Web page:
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After Topaz closed in 1945, the U.S. government dismantled the camp. The wood from the buildings was either stripped for recycling or the buildings were sold. Half of a barrack was sold for $250 and half of a hospital wing for $500. Utility poles were removed as were the water pipes, leaving ditches where they once were. The original barbed wire fence remains, although the four strands of wire sag in places. Still, the area reminds visitors of what was once the fifth largest city in Utah. The camp still has the outlines of where the barracks stood, rock gardens, and pathways. The Topaz Museum Board owns 634 acres of the site which will be preserved for historic and educational purposes. If you visit the site, please do not remove any artifacts.
After the war, Topaz buildings were sold to local residents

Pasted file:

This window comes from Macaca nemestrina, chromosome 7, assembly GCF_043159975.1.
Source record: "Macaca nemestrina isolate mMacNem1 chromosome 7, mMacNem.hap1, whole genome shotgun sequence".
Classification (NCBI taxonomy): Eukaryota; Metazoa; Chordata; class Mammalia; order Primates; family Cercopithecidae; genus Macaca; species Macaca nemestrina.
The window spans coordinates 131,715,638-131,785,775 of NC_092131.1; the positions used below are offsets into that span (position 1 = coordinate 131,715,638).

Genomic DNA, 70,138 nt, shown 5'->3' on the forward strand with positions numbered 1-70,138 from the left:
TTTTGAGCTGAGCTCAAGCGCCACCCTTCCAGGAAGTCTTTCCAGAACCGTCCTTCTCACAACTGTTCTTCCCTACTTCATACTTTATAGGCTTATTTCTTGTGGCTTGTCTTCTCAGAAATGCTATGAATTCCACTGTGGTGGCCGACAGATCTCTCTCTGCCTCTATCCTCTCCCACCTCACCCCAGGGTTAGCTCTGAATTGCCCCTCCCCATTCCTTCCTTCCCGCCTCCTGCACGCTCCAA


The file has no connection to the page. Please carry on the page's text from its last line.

who used them for storage and even homes. This is a portion of one of the few mess halls left in the area.
Looking northwest near the
administration area at a small rock wall deocrated the entrance.
Looking west toward Mt. Swasey and the Drum Mountains.
Scraps of wood and metal remain at the site.
Grafitti found on a door of a barrack.
Sheetrock was use to insulate around the outside of the barracks. Some "lines" of the sheetrock remain to mark the exact location of barracks.
All the rocks used to make gardens had to be hauled into camp from the mountains.
This garden had two sunken barrels in the bottom of the area outlined with rocks and cement.
Guard tower footings.
Topaz monument detail.